Confession: I find goal setting to be a bit of a bore. It just doesn’t float my boat. I am much more fascinated by helping people get clarity on what they REALLY want, what is killing their joy and how to build a daily life and career that is deeply fulfilling. In my own life, many times, I crushed my goal only to find that my sense of fulfillment was momentary.

Now don’t fret, I am not taking a stand against setting goals. Rather, I encourage you to think PROCESS first and goal setting second. Often, we create goals because we crave the temporary feeling of satisfaction when we reach the OUTCOME. Sweet, I made $100,000 in my sales job. Awesome, I crossed the finish line of my marathon. Amazing, I got a fancy big office and the job title Director of Important Shit. The satisfaction of the goal, however, is primarily based on two things.

1. You proved to yourself that you are capable of reaching your goals (BTW, this is great, and as a coach, I want clients to know they are capable).

2. You earned something external-- You got the money, title, accolades, etc. There is NOTHING wrong with any of this. In fact, goal setting and achieving your goals has a myriad of benefits beyond what I am discussing. But, if you have ever achieved your goal only to find that the satisfaction quickly fades you are likely ignoring the most important part of goal setting, which is: identifying a PROCESS that serves you. If your motivation is coming from the goal or outcome you will likely find that you can’t sustain hard work and focus. Let’s back things up. Do you find satisfaction on the daily runs that prepared you for the marathon? Do you enjoy the tasks associated with being Director of Important Shit? Are you motivated by hustling for the sales that led you to earn $100,000? Ask yourself this--if you never reached your goal, would you love the process of chasing it? Let me give an example from my own life. I love to coach. It makes me feel alive, focused, useful and in the flow. So if you told me that I would never reach the goals I have for my coaching business, I would certainly feel a huge sense of disappointment. BUT, at this point in my life, I wouldn’t stop coaching. Even if I spent time building another career, coaching people informally or formally would continue to be a part of what I LOVE offering to the world.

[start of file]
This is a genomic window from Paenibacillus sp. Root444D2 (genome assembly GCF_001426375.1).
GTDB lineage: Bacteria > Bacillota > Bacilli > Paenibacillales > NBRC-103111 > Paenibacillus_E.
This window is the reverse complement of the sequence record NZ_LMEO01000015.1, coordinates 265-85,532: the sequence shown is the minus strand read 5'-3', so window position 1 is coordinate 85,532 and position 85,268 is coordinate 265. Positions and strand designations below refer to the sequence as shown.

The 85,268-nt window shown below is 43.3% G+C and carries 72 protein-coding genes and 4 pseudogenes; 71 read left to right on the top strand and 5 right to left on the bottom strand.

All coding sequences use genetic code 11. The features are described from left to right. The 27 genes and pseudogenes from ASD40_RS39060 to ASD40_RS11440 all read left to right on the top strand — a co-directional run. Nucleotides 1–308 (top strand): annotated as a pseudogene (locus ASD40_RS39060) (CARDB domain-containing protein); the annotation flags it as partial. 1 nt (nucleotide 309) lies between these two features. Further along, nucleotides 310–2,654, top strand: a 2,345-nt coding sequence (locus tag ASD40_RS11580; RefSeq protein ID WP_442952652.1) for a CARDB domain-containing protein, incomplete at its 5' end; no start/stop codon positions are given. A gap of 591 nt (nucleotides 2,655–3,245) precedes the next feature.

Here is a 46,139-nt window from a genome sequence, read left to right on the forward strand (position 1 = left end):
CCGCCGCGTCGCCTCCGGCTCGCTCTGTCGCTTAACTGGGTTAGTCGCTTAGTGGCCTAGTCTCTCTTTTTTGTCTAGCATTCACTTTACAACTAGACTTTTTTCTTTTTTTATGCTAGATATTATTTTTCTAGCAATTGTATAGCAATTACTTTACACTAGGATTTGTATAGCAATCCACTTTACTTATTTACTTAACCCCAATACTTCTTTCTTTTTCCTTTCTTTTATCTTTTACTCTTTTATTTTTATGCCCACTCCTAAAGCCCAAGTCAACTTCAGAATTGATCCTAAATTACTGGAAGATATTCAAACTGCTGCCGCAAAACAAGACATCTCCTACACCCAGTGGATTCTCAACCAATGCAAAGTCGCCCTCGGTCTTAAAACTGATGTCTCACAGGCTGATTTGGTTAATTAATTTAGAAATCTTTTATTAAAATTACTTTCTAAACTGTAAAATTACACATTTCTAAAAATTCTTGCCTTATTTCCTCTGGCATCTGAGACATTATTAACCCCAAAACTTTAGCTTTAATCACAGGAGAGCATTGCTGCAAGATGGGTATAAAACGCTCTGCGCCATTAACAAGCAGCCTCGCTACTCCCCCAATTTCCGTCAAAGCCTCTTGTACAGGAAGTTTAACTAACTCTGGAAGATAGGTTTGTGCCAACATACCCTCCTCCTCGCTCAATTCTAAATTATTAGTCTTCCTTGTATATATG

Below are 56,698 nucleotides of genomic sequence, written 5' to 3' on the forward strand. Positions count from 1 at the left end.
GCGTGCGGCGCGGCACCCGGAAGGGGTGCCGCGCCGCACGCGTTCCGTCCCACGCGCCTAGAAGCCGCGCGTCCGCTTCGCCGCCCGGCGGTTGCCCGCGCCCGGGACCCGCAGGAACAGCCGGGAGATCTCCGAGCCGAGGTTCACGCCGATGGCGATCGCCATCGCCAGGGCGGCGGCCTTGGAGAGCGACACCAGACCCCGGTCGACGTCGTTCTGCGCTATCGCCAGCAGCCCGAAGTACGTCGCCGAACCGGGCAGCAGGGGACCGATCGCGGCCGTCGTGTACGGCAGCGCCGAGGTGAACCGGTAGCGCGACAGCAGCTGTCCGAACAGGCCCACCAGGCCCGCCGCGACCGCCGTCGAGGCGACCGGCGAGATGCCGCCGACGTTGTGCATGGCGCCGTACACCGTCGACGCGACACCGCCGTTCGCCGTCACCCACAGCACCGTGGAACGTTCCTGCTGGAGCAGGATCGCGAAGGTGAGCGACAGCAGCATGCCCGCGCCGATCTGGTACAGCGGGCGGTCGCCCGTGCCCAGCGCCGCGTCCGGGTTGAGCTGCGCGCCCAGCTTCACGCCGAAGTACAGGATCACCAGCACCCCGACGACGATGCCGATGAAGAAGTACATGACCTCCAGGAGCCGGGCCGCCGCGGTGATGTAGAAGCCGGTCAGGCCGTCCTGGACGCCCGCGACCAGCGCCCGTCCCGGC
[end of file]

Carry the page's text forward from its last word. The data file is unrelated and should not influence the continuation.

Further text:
While clients report amazing outcomes from my coaching, and these accolades temporarily feel good, the selfish truth is this -- I am deeply fulfilled by the PROCESSS of coaching. I feel rewarded each time I work with a client. Now of course doing this with financial success is a huge bonus but the outcome really is just the icing on the cake. My coaching cake tastes down right delicious even before the icing is added. One the flip side, in my former career, I was driven primarily by my goal-oriented outcome. I gritted my way through my Ph.D. program because I wanted that outcome (I said I would earn a Ph.D. and damn it I was gonna reach that goal!). When I became a professor, I was more motivated by the paycheck and flexibility then I was about teaching academic information. I liked the OUTCOME of my job, but not the PROCESS. The focus on my goals motivated me for some time. But eventually, I became completely depleted. The daily PROCESS was not feeding me.

As I was approaching my next goal of tenure, as a way to reach more external outcomes (money and flexibility), I had my big HOLY SHIT moment. I realized that none of these goals were changing the fact that this wasn’t a PROCESS that felt aligned for me. If you had asked me if I would continue to study, write about and teach academic material, even if I wasn’t going to build a successful, flexible, lucrative career, I would have laughed in your face. My answer would have unequivocally been a HELLS NO! The bottom line is this: get clear on a PROCESS that feels rewarding in and of itself, and THEN set some amazing, big and juicy goals. It becomes much easier to find motivation when you have goals that are not about the outcome but rather about mastering the PROCESS. If you do it the other way around, you will likely find that your daily life feels like an unbearable and desperate attempt to reach the finish line.